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Behavior

Mats in the Cat can Drive you Bats
April 8, 2013 (published)
Phyllis DeGioia, editor Veterinary Partner and VetzInsight

Photo by Phyllis DeGioia
Dickens models a lion cut.

Long-haired cats are beautiful, but their coat takes some extra care that other cats don't need. That long, fine hair can mat easily, causing skin irritations and a snarky yet understandable response by the cat to those irritations. Mats can form after insufficient brushing, but some form in places like armpits while the cat is walking around minding his own business.

Mats are, essentially, tangled clumps of hair akin to dreadlocks. When you pet your cat, you can feel those lumpy clumps. Put yourself in your cat's place. How would you feel if your underarm hair matted into a pulled-too-tight ponytail - the kind that gives you a headache - and you couldn't get rid of it yourself? And even worse, everything you did to make it go away just made it worse? Annoyed doesn't even begin to cover it.

The issue is not merely cosmetic or even just about comfort. A real problem is that a tight clump of tangled hair can prevent oxygen from reaching the skin, so a mat can be the opening act for inflammation and even infection. If a mat gets wet you likely won't be able to brush it out: the water tightens it and blocks even more oxygen, potentially causing some tissue to die off. In extreme cases, that can bring out a main act you don't want to see: maggots. Yeah, disgusting, icky, horrifying maggots can be attracted to dying tissue hidden under the mat.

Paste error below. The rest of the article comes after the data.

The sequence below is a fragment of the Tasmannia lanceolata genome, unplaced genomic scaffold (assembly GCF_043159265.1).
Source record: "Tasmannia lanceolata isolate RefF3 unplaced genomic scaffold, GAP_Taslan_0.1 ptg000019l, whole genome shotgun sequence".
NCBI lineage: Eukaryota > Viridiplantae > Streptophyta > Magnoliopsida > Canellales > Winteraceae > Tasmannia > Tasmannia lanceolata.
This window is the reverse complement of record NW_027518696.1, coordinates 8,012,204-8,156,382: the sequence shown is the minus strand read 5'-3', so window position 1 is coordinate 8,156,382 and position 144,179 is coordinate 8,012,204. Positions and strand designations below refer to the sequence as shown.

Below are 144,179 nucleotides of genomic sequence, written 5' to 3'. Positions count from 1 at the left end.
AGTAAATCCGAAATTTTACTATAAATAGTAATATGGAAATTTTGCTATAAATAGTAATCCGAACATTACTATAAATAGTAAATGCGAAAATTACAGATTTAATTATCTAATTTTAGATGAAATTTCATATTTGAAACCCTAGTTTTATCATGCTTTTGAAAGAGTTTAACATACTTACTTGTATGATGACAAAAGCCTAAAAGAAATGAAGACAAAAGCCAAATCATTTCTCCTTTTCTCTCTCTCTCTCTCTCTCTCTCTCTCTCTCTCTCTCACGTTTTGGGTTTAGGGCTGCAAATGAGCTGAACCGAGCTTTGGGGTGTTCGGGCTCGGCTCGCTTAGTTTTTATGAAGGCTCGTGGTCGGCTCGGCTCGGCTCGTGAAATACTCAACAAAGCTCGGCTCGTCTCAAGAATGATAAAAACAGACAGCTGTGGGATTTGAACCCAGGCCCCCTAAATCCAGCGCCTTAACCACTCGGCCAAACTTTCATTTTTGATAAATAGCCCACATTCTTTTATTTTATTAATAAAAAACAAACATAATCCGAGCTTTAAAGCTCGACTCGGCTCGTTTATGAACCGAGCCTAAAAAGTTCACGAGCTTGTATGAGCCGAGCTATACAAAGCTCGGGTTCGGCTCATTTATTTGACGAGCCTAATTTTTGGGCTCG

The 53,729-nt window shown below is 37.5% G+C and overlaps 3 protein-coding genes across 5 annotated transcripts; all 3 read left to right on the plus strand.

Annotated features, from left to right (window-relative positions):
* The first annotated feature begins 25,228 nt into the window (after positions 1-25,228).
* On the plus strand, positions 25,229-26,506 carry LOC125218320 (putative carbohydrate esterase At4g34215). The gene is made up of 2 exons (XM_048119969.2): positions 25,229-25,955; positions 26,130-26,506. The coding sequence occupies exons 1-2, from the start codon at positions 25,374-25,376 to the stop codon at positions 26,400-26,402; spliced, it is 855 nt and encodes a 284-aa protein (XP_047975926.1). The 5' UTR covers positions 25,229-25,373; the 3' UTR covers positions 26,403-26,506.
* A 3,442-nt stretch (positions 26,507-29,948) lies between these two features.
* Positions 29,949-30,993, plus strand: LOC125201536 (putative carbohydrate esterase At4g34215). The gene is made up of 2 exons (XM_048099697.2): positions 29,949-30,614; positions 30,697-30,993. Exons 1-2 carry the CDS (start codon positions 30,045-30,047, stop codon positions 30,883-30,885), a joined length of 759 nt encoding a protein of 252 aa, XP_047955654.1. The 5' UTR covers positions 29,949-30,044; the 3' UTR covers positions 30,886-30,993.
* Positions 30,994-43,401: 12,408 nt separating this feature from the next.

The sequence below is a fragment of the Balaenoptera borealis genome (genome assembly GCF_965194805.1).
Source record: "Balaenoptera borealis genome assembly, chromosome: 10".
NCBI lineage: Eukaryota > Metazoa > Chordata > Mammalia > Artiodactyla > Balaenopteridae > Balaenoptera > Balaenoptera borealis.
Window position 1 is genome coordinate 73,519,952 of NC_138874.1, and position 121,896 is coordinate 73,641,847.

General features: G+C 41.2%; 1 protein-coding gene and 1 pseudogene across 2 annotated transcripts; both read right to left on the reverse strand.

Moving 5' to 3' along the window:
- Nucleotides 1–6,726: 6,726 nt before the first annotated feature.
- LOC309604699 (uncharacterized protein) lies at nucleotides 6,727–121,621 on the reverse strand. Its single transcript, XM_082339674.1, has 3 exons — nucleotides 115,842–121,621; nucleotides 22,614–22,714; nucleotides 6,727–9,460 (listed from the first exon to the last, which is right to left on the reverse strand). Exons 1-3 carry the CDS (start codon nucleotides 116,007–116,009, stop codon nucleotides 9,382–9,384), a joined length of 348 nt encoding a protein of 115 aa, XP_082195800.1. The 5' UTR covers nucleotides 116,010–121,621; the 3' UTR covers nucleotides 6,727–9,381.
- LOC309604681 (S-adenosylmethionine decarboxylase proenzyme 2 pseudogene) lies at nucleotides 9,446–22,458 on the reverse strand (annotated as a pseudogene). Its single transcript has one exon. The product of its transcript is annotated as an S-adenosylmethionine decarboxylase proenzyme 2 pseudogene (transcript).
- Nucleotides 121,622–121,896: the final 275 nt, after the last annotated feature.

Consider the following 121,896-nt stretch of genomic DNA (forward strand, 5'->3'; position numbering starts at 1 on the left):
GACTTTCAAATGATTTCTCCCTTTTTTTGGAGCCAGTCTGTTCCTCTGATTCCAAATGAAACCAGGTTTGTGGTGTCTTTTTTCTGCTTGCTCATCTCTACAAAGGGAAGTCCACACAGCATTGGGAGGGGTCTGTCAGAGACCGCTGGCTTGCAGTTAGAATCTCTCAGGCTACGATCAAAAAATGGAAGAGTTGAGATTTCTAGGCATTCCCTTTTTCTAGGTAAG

Obviously it's easier to prevent mats with regular daily grooming, but for those of us who have buckled under to the "I refuse to succumb to brushing" pressure of an annoyed kitty, that's just chasing horses after the barn door is left open. Most of us know we should brush that long coat regularly; we know we should brush teeth daily too, but we don't. Using a deshedding tool once a month makes a big difference. Use it carefully as it is easy to push too hard and cause severe sores on thin and easily cut cat skin, and don't use them too often because that can also irritate the skin. Kitty skin can be as prickly as some cats' temperaments.

Grooming tools such as dematters (which have curved serrated teeth) and wide-toothed combs are good at getting rid of mats. I find a dematter to be a little miracle worker. Flea combs help too. With any tool, it helps if you hold the base of the mat with your fingers so you don't pull the skin. Start by placing your tool of choice where the mat starts forming, near the skin. A pet hair detangler sprayed on the mat can be useful. These implements can be found at your local pet supply store, and many veterinary hospitals carry them, too.

Avoid the temptation of using scissors to cut the mat out. Yeah, many of us do it, but you may end up needing to go to the vet to stitch up a cut. That is far less likely to happen with clippers, but it still happens. Prevention is the most important factor here: If the mat never formed in the first place, you wouldn’t need to risk cutting the skin to get it out. Once it’s there, it’s hard to deal with it without some trauma to the skin.

Five years ago I adopted a 9-month old long-haired cat. The day I brought Dickens home, I put him on his back on my lap and brushed his belly, then brushed his back. I wanted to start out on a good foot and get him used to being brushed. That was the last time he put up with that nonsense. Sadly, not having had a long-haired cat before, I had no clue what to expect the subsequent spring when Dickens began shedding and his coat ended up looking like clumps in a litter box. Seemingly overnight he went from lovely to clumpy. Mats of fine, silky fur multiply like cancer cells; they rapidly morph into a big problem.